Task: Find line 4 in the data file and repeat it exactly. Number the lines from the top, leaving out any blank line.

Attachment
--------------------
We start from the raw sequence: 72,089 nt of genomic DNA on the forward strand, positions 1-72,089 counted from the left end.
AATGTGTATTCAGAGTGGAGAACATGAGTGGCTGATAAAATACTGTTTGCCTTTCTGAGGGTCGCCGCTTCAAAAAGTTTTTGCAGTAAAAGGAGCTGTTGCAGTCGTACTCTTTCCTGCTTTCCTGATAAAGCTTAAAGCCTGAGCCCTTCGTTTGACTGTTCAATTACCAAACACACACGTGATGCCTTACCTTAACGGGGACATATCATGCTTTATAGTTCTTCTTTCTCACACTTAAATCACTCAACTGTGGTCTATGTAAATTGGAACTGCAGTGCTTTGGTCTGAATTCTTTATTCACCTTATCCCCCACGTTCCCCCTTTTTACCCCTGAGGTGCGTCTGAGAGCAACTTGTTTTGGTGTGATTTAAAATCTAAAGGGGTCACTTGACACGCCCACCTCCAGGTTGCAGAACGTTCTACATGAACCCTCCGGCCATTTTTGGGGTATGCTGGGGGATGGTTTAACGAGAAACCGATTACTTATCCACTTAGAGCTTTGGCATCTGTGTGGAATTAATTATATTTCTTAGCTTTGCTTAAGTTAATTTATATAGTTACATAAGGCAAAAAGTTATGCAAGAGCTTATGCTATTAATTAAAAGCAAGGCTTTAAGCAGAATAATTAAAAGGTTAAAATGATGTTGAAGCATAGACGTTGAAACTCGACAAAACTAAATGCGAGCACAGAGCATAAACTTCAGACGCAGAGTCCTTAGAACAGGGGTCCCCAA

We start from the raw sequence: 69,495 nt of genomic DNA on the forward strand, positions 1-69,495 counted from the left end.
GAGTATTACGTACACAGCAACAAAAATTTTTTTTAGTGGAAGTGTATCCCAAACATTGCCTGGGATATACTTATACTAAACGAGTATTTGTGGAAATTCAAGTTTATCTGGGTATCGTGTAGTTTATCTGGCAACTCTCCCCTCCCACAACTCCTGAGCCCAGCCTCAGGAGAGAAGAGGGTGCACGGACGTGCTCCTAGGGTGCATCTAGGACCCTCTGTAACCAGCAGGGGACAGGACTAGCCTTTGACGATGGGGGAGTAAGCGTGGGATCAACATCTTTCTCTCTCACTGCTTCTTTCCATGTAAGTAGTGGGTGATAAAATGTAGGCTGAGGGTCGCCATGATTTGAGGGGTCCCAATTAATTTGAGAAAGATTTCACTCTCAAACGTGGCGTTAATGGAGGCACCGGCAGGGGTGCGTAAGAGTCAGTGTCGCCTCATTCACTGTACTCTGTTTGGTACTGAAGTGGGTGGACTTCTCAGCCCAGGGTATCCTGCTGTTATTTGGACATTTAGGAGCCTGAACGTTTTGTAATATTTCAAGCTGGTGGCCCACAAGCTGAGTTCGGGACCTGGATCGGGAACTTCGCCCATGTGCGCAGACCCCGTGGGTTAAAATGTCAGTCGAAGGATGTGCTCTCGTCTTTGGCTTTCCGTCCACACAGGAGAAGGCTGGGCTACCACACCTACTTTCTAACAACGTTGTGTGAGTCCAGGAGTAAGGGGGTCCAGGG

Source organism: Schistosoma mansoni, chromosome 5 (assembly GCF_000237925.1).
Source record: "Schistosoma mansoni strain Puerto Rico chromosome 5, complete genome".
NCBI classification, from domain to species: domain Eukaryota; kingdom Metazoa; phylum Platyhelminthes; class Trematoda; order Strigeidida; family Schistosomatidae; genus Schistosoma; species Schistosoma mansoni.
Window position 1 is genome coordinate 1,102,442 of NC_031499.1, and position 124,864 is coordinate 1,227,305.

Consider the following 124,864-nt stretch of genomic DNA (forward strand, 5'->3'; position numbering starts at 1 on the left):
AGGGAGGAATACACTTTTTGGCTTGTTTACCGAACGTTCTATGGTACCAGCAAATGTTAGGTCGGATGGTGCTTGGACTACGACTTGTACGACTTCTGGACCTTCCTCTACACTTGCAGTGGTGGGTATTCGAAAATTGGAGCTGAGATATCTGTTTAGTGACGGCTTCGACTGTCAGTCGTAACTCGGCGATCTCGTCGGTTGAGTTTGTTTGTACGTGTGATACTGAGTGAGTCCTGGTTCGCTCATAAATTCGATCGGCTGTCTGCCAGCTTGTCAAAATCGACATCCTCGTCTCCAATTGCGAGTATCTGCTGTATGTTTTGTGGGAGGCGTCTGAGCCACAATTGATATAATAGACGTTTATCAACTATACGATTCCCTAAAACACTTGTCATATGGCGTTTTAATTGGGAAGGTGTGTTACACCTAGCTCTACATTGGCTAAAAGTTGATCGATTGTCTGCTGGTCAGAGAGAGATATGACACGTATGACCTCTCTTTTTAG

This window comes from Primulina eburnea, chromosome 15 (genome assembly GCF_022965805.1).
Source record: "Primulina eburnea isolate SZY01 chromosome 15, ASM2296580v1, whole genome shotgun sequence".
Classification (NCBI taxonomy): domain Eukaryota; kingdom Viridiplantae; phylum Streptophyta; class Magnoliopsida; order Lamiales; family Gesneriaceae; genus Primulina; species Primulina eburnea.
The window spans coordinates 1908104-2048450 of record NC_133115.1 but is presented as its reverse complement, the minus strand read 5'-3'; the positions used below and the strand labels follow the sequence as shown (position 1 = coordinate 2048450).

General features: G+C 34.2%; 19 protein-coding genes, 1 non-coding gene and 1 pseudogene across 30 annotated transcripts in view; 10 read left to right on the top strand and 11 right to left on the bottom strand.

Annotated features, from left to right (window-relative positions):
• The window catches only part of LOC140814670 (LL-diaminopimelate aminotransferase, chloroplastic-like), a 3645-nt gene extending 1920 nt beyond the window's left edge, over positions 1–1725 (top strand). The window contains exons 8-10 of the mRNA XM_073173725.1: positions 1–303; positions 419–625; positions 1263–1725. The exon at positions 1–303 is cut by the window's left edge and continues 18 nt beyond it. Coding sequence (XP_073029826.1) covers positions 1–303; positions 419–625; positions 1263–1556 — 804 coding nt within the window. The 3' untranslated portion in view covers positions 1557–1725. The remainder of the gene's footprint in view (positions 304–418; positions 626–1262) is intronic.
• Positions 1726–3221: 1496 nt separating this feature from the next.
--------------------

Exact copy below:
GAGTATTACGTACACAGCAACAAAAATTTTTTTTAGTGGAAGTGTATCCCAAACATTGCCTGGGATATACTTATACTAAACGAGTATTTGTGGAAATTCAAGTTTATCTGGGTATCGTGTAGTTTATCTGGCAACTCTCCCCTCCCACAACTCCTGAGCCCAGCCTCAGGAGAGAAGAGGGTGCACGGACGTGCTCCTAGGGTGCATCTAGGACCCTCTGTAACCAGCAGGGGACAGGACTAGCCTTTGACGATGGGGGAGTAAGCGTGGGATCAACATCTTTCTCTCTCACTGCTTCTTTCCATGTAAGTAGTGGGTGATAAAATGTAGGCTGAGGGTCGCCATGATTTGAGGGGTCCCAATTAATTTGAGAAAGATTTCACTCTCAAACGTGGCGTTAATGGAGGCACCGGCAGGGGTGCGTAAGAGTCAGTGTCGCCTCATTCACTGTACTCTGTTTGGTACTGAAGTGGGTGGACTTCTCAGCCCAGGGTATCCTGCTGTTATTTGGACATTTAGGAGCCTGAACGTTTTGTAATATTTCAAGCTGGTGGCCCACAAGCTGAGTTCGGGACCTGGATCGGGAACTTCGCCCATGTGCGCAGACCCCGTGGGTTAAAATGTCAGTCGAAGGATGTGCTCTCGTCTTTGGCTTTCCGTCCACACAGGAGAAGGCTGGGCTACCACACCTACTTTCTAACAACGTTGTGTGAGTCCAGGAGTAAGGGGGTCCAGGG